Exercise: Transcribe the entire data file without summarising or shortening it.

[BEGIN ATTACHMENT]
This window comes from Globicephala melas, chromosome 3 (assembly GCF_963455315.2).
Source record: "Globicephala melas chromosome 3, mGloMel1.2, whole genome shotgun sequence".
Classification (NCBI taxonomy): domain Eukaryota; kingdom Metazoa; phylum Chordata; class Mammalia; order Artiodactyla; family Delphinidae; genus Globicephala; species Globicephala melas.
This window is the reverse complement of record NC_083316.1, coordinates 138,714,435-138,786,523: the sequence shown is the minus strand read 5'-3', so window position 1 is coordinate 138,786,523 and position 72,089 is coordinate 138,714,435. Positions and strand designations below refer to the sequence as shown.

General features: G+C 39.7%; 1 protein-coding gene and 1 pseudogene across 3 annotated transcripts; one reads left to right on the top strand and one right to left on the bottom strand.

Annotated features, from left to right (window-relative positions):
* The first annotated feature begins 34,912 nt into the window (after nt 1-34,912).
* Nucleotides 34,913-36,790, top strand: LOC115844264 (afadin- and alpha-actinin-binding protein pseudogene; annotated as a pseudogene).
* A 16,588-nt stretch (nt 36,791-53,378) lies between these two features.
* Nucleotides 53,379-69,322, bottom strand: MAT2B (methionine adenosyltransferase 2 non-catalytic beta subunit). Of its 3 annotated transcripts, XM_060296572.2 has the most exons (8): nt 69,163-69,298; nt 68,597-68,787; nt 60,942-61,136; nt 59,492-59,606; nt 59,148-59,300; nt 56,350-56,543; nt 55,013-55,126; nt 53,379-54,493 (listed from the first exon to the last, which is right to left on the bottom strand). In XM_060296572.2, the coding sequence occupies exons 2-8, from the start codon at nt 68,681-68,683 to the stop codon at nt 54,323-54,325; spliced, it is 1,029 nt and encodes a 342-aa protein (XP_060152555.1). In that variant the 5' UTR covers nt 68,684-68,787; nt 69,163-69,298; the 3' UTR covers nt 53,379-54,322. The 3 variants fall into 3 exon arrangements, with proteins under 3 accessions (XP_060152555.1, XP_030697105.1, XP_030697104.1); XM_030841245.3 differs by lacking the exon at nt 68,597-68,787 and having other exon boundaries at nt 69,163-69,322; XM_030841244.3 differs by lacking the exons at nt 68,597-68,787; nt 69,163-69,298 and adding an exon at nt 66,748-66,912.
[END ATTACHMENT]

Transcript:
This window comes from Globicephala melas, chromosome 3 (assembly GCF_963455315.2).
Source record: "Globicephala melas chromosome 3, mGloMel1.2, whole genome shotgun sequence".
Classification (NCBI taxonomy): domain Eukaryota; kingdom Metazoa; phylum Chordata; class Mammalia; order Artiodactyla; family Delphinidae; genus Globicephala; species Globicephala melas.
This window is the reverse complement of record NC_083316.1, coordinates 138,714,435-138,786,523: the sequence shown is the minus strand read 5'-3', so window position 1 is coordinate 138,786,523 and position 72,089 is coordinate 138,714,435. Positions and strand designations below refer to the sequence as shown.

General features: G+C 39.7%; 1 protein-coding gene and 1 pseudogene across 3 annotated transcripts; one reads left to right on the top strand and one right to left on the bottom strand.

Annotated features, from left to right (window-relative positions):
* The first annotated feature begins 34,912 nt into the window (after nt 1-34,912).
* Nucleotides 34,913-36,790, top strand: LOC115844264 (afadin- and alpha-actinin-binding protein pseudogene; annotated as a pseudogene).
* A 16,588-nt stretch (nt 36,791-53,378) lies between these two features.
* Nucleotides 53,379-69,322, bottom strand: MAT2B (methionine adenosyltransferase 2 non-catalytic beta subunit). Of its 3 annotated transcripts, XM_060296572.2 has the most exons (8): nt 69,163-69,298; nt 68,597-68,787; nt 60,942-61,136; nt 59,492-59,606; nt 59,148-59,300; nt 56,350-56,543; nt 55,013-55,126; nt 53,379-54,493 (listed from the first exon to the last, which is right to left on the bottom strand). In XM_060296572.2, the coding sequence occupies exons 2-8, from the start codon at nt 68,681-68,683 to the stop codon at nt 54,323-54,325; spliced, it is 1,029 nt and encodes a 342-aa protein (XP_060152555.1). In that variant the 5' UTR covers nt 68,684-68,787; nt 69,163-69,298; the 3' UTR covers nt 53,379-54,322. The 3 variants fall into 3 exon arrangements, with proteins under 3 accessions (XP_060152555.1, XP_030697105.1, XP_030697104.1); XM_030841245.3 differs by lacking the exon at nt 68,597-68,787 and having other exon boundaries at nt 69,163-69,322; XM_030841244.3 differs by lacking the exons at nt 68,597-68,787; nt 69,163-69,298 and adding an exon at nt 66,748-66,912.